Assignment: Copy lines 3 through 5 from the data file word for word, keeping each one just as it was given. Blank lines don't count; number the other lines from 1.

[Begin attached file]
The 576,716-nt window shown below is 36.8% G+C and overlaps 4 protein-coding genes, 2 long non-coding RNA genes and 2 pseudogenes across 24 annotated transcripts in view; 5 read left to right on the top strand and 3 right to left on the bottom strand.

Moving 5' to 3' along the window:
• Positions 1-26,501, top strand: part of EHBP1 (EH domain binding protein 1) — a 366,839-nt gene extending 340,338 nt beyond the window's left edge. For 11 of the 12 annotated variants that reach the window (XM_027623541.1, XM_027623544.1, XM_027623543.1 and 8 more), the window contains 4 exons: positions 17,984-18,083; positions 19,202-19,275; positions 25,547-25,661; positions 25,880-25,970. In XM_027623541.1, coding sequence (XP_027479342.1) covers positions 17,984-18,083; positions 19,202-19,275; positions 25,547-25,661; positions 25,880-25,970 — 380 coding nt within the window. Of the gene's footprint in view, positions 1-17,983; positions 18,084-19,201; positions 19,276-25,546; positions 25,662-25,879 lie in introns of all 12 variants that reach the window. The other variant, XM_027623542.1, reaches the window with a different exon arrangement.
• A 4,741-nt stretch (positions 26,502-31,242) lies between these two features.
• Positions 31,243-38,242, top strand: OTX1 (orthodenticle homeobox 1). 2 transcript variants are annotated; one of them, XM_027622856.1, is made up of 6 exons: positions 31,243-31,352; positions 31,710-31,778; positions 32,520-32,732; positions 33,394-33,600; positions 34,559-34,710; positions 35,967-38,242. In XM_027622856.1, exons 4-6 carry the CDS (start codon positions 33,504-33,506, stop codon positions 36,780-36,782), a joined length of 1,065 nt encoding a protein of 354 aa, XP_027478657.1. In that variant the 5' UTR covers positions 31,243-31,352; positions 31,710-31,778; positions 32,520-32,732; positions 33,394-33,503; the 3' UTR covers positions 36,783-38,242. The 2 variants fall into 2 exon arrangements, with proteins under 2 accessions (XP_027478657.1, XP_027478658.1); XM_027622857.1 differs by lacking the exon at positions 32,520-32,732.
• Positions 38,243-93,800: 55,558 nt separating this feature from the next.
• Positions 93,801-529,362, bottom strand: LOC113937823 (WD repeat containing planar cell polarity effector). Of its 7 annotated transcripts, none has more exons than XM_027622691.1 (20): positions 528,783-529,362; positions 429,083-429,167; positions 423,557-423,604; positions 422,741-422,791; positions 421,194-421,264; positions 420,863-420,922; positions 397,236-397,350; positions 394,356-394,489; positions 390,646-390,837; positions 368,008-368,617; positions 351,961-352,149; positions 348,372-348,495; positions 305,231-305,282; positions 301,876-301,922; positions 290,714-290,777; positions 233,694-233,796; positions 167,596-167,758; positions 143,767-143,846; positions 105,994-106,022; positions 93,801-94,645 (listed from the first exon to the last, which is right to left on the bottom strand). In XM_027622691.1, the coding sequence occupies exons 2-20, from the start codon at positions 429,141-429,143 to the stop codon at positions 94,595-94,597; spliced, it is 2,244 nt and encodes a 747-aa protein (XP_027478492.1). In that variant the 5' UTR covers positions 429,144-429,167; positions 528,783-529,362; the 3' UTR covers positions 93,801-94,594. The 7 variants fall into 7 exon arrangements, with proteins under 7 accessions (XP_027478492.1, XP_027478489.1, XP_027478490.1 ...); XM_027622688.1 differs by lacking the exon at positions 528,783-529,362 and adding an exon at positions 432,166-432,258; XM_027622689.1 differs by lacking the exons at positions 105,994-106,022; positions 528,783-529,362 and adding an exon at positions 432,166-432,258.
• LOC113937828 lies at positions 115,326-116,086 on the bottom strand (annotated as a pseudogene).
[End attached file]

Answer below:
• Positions 1-26,501, top strand: part of EHBP1 (EH domain binding protein 1) — a 366,839-nt gene extending 340,338 nt beyond the window's left edge. For 11 of the 12 annotated variants that reach the window (XM_027623541.1, XM_027623544.1, XM_027623543.1 and 8 more), the window contains 4 exons: positions 17,984-18,083; positions 19,202-19,275; positions 25,547-25,661; positions 25,880-25,970. In XM_027623541.1, coding sequence (XP_027479342.1) covers positions 17,984-18,083; positions 19,202-19,275; positions 25,547-25,661; positions 25,880-25,970 — 380 coding nt within the window. Of the gene's footprint in view, positions 1-17,983; positions 18,084-19,201; positions 19,276-25,546; positions 25,662-25,879 lie in introns of all 12 variants that reach the window. The other variant, XM_027623542.1, reaches the window with a different exon arrangement.
• A 4,741-nt stretch (positions 26,502-31,242) lies between these two features.
• Positions 31,243-38,242, top strand: OTX1 (orthodenticle homeobox 1). 2 transcript variants are annotated; one of them, XM_027622856.1, is made up of 6 exons: positions 31,243-31,352; positions 31,710-31,778; positions 32,520-32,732; positions 33,394-33,600; positions 34,559-34,710; positions 35,967-38,242. In XM_027622856.1, exons 4-6 carry the CDS (start codon positions 33,504-33,506, stop codon positions 36,780-36,782), a joined length of 1,065 nt encoding a protein of 354 aa, XP_027478657.1. In that variant the 5' UTR covers positions 31,243-31,352; positions 31,710-31,778; positions 32,520-32,732; positions 33,394-33,503; the 3' UTR covers positions 36,783-38,242. The 2 variants fall into 2 exon arrangements, with proteins under 2 accessions (XP_027478657.1, XP_027478658.1); XM_027622857.1 differs by lacking the exon at positions 32,520-32,732.